SuperJoe | |

Its an indication of how worried we are about heating bills that one of the most popular viral videos shows someone claiming they can heat a small room in their home for 8p (13c) a day – using tea lights and terracotta flower pots.

We can, however, retain more of the heat we pay for by making sure that it doesn’t escape. It’s not too late to give the home a winter check – the most obvious escape routes for heat are windows, doors, ceilings and floors.

It’s too late to have double glazing installed,but you could have existing units resealed. Doors should have draught excluders fitted (and if they are closed that helps too). Wooden floors need to be sealed and covered up for colder months with as many rugs as possible.

So much of the heat escapes up and out, however, so check the level of insulation. According to the Energy Saving Trust, insulating your home can cut down on 50% of heat being lost compared to a home with no insulation.

Also have a roofer check the state of the tiles, slates and flashings before the wettest months. It also makes sense to have guttering looked at. If it is blocked with leaves and water can’t escape, then damp can seep in.

The heating system also needs a thorough check and if a boiler is past its best then make sure you contact a Gas Safe-registered engineer to discuss whether a combination or regular condensing boiler is most suitable.

Pipes tend to be hidden and therefore forgotten, but they need to be properly insulated for any severe dips in temperature. If the house is going to be empty for any length of time, the heating should be left on at a low setting. This is particularly important for those living in flats, where a burst would affect other homes. For those who are going away, make sure a neighbour has a key or contact details for someone who does. Adding in the cost of repairing doors that have had to be forced to gain access is going to make the whole process more painful.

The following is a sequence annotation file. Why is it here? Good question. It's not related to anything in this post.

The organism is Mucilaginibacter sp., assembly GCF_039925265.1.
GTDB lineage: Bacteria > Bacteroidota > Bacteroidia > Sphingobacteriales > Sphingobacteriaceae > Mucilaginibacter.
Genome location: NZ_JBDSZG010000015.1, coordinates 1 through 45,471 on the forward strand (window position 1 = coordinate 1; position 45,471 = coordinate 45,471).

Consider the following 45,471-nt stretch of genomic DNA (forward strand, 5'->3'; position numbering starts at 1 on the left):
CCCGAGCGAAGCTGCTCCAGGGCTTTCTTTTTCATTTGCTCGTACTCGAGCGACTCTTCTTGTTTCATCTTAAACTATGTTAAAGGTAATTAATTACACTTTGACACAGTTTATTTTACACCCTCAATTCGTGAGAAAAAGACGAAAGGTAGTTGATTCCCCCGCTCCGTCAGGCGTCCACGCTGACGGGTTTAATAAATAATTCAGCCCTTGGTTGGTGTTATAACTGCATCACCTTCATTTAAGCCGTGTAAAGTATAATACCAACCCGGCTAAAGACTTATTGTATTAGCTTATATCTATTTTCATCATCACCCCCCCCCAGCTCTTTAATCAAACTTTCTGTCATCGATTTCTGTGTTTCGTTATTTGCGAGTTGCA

Have a look at the grants and discount database on the Energy Saving Trust website.

The Green Homes Cashback Scheme from the Scottish Government offers up to £1200 towards installing energy-efficiency measures. These need to be recommended in a Green Deal assessment and companies carrying those out can be found with a postcode search on the site. There’s up to £500 for insulation measures, up to £400 for a boiler and up to £300 for other measures (such as glazing, LED lighting and heating controls). The assessment will cost but if the claim is submitted before the end of the year, £150 can be claimed towards it.

www.energysavingtrust.org.uk/scotland or call 0808 808 2282

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